Originally posted on cnbc.
Is excessive screen time actually a main cause of negative outcomes in children?
One of the most comprehensive studies on the subject found that in more than 350,000 adolescents, technology use was associated with only 0.4% of the overall differences in adolescent mental well-being.
While researching for my parenting book, I found that the most successful parents don’t spend time worrying about how much time their kids spend on digital devices.
Instead, they teach these three skills to help their kids become “screen smart”:
Research and explore apps, games and websites with your kids. Read the user agreement and reviews together, and share any values and concerns you have with each other.
If an app or website looks like a scam, or like it teaches bad values, discuss why you feel that way and how that would impact your decision to spend time on it.
If you feel you have too little control over your kids’ screen use, or you want to establish some rules and expectations, consider sitting down for a family meeting to create a digital road map.
You can come up with guidelines that create a balance, teach your kids how to use their screens constructively, and help avoid some of the unhealthy effects that can crop up.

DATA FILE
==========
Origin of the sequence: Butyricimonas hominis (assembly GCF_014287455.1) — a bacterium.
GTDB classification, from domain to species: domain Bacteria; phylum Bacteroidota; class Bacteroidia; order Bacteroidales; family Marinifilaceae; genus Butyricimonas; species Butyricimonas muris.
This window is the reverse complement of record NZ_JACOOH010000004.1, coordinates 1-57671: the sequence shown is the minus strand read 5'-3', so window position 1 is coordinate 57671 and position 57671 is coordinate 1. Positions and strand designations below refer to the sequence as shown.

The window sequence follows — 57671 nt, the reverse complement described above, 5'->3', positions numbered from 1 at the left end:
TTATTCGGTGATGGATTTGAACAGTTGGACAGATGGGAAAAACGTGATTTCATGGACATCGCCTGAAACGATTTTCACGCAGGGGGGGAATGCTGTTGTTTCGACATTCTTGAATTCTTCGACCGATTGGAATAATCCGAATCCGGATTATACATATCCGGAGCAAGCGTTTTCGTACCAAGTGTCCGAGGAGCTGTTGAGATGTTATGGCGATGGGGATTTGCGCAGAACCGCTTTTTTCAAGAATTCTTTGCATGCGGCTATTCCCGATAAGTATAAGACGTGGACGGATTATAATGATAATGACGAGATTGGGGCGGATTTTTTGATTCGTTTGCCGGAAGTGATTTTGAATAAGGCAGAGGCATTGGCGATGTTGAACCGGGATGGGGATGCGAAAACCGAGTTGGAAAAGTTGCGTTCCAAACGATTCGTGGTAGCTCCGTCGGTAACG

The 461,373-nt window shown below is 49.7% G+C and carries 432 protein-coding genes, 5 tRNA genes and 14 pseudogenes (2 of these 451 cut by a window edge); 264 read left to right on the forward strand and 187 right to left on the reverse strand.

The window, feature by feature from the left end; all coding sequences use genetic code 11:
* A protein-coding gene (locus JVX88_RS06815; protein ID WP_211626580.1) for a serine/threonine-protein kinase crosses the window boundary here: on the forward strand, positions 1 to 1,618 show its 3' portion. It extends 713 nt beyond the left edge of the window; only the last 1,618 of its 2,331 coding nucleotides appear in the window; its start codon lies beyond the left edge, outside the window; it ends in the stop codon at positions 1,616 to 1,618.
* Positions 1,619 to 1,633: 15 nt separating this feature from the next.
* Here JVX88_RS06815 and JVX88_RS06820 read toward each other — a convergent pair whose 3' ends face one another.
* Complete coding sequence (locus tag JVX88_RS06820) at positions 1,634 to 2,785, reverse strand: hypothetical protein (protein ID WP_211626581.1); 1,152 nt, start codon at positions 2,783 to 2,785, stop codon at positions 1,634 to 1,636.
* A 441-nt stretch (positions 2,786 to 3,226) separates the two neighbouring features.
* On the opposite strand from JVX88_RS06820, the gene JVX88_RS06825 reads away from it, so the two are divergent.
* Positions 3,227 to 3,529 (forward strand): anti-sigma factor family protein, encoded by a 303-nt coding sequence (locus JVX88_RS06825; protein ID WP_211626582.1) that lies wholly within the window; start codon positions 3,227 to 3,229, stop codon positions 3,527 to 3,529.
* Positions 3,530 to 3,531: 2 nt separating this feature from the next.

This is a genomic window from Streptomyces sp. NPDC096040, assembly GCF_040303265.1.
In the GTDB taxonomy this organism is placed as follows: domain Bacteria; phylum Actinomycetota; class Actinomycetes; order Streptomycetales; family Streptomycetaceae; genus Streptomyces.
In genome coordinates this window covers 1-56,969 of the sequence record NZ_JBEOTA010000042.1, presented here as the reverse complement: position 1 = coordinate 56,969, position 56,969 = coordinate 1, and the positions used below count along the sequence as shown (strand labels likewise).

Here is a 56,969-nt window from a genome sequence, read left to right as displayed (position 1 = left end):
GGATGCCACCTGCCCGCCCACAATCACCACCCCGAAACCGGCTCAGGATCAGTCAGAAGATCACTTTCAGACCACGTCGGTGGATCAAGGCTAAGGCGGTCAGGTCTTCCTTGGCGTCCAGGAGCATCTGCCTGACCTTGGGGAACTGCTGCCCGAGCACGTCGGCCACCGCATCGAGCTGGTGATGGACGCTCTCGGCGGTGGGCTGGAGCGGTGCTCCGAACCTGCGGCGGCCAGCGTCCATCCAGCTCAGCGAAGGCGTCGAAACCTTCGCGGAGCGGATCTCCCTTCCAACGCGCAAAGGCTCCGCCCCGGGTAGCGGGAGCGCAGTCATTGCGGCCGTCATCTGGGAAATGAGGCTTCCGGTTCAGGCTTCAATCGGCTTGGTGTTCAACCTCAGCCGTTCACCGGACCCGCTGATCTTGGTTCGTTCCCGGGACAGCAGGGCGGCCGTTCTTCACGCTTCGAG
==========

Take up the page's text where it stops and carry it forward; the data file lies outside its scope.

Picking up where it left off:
You might want to discuss things like:
- To minimize sleep loss: Will you have a “media curfew” after which all portable devices have to be downstairs in a central location?
- To minimize safety concerns: Where will kids be allowed to use their devices? Will parental locks be installed on devices?
- To minimize fights: Will your kids need to ask you permission before they use screens?
Allow your kids to include their input and share how your technology use will fit into the roadmap, too.
Teach your kids that screens and technology are not categorically “bad” influences. They can be tools for connection, learning and growth, too.
I’m pretty sure my son learned to read in part because he was obsessed with the app Endless Alphabet when he was a preschooler. During the pandemic, he spent much of his screen time playing online chess and coding on Bitsbox, both of which taught him helpful skills.
Download educational games and apps for your child, and encourage them to reflect on whether or not they’re using their tech for good.
After they spend time on their phone, ask: “What did you learn?” or “Who did you talk to? What’s going on in their life?”
Screens are a tool, and like any tool, they can be helpful or harmful depending on how they are used. Our goal as parents should be to help kids learn to use them in healthy and constructive ways.